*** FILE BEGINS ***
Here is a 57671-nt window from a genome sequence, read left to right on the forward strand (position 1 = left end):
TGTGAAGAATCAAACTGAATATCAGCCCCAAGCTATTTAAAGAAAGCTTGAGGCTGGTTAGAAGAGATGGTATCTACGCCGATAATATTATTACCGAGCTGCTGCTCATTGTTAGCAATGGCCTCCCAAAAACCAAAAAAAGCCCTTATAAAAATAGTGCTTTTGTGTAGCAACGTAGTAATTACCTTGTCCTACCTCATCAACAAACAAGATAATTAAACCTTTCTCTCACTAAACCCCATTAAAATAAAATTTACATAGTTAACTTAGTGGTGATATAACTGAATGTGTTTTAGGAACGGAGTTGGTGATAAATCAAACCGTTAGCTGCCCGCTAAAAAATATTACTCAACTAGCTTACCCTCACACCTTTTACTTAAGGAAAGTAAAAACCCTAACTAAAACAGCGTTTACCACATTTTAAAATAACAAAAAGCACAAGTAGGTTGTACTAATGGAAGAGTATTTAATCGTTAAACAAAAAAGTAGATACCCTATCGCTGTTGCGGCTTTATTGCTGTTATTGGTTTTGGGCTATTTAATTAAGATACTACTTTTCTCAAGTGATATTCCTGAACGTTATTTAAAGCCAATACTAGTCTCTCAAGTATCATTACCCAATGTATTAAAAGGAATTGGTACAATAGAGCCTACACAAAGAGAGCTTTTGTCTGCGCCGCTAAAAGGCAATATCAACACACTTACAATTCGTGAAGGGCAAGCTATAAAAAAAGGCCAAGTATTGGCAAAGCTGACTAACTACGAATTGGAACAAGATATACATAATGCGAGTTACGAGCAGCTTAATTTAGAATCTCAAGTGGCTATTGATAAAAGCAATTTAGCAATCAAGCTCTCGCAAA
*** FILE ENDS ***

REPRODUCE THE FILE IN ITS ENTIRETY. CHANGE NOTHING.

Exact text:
Here is a 57671-nt window from a genome sequence, read left to right on the forward strand (position 1 = left end):
TGTGAAGAATCAAACTGAATATCAGCCCCAAGCTATTTAAAGAAAGCTTGAGGCTGGTTAGAAGAGATGGTATCTACGCCGATAATATTATTACCGAGCTGCTGCTCATTGTTAGCAATGGCCTCCCAAAAACCAAAAAAAGCCCTTATAAAAATAGTGCTTTTGTGTAGCAACGTAGTAATTACCTTGTCCTACCTCATCAACAAACAAGATAATTAAACCTTTCTCTCACTAAACCCCATTAAAATAAAATTTACATAGTTAACTTAGTGGTGATATAACTGAATGTGTTTTAGGAACGGAGTTGGTGATAAATCAAACCGTTAGCTGCCCGCTAAAAAATATTACTCAACTAGCTTACCCTCACACCTTTTACTTAAGGAAAGTAAAAACCCTAACTAAAACAGCGTTTACCACATTTTAAAATAACAAAAAGCACAAGTAGGTTGTACTAATGGAAGAGTATTTAATCGTTAAACAAAAAAGTAGATACCCTATCGCTGTTGCGGCTTTATTGCTGTTATTGGTTTTGGGCTATTTAATTAAGATACTACTTTTCTCAAGTGATATTCCTGAACGTTATTTAAAGCCAATACTAGTCTCTCAAGTATCATTACCCAATGTATTAAAAGGAATTGGTACAATAGAGCCTACACAAAGAGAGCTTTTGTCTGCGCCGCTAAAAGGCAATATCAACACACTTACAATTCGTGAAGGGCAAGCTATAAAAAAAGGCCAAGTATTGGCAAAGCTGACTAACTACGAATTGGAACAAGATATACATAATGCGAGTTACGAGCAGCTTAATTTAGAATCTCAAGTGGCTATTGATAAAAGCAATTTAGCAATCAAGCTCTCGCAAA